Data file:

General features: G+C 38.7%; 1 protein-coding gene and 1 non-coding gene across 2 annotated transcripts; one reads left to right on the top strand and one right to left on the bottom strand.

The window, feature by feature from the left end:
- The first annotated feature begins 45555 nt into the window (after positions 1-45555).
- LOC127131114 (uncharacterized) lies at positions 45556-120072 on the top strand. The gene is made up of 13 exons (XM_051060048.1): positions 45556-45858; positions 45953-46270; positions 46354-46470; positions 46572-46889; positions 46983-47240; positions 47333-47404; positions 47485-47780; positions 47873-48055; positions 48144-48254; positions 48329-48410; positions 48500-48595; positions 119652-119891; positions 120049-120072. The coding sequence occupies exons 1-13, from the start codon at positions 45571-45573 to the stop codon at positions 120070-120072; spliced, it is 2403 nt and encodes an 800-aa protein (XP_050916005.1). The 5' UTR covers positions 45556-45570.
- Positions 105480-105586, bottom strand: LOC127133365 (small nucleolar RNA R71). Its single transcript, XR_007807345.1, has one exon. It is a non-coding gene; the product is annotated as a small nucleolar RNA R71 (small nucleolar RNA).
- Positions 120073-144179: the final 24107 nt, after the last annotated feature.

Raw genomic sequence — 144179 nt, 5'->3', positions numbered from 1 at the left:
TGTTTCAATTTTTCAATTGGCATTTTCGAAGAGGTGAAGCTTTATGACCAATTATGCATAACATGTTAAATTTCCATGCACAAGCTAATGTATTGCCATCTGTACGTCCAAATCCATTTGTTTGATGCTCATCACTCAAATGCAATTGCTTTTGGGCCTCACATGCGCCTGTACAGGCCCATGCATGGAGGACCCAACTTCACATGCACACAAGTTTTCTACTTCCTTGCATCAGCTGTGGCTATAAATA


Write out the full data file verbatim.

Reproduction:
General features: G+C 38.7%; 1 protein-coding gene and 1 non-coding gene across 2 annotated transcripts; one reads left to right on the top strand and one right to left on the bottom strand.

The window, feature by feature from the left end:
- The first annotated feature begins 45555 nt into the window (after positions 1-45555).
- LOC127131114 (uncharacterized) lies at positions 45556-120072 on the top strand. The gene is made up of 13 exons (XM_051060048.1): positions 45556-45858; positions 45953-46270; positions 46354-46470; positions 46572-46889; positions 46983-47240; positions 47333-47404; positions 47485-47780; positions 47873-48055; positions 48144-48254; positions 48329-48410; positions 48500-48595; positions 119652-119891; positions 120049-120072. The coding sequence occupies exons 1-13, from the start codon at positions 45571-45573 to the stop codon at positions 120070-120072; spliced, it is 2403 nt and encodes an 800-aa protein (XP_050916005.1). The 5' UTR covers positions 45556-45570.
- Positions 105480-105586, bottom strand: LOC127133365 (small nucleolar RNA R71). Its single transcript, XR_007807345.1, has one exon. It is a non-coding gene; the product is annotated as a small nucleolar RNA R71 (small nucleolar RNA).
- Positions 120073-144179: the final 24107 nt, after the last annotated feature.

Raw genomic sequence — 144179 nt, 5'->3', positions numbered from 1 at the left:
TGTTTCAATTTTTCAATTGGCATTTTCGAAGAGGTGAAGCTTTATGACCAATTATGCATAACATGTTAAATTTCCATGCACAAGCTAATGTATTGCCATCTGTACGTCCAAATCCATTTGTTTGATGCTCATCACTCAAATGCAATTGCTTTTGGGCCTCACATGCGCCTGTACAGGCCCATGCATGGAGGACCCAACTTCACATGCACACAAGTTTTCTACTTCCTTGCATCAGCTGTGGCTATAAATA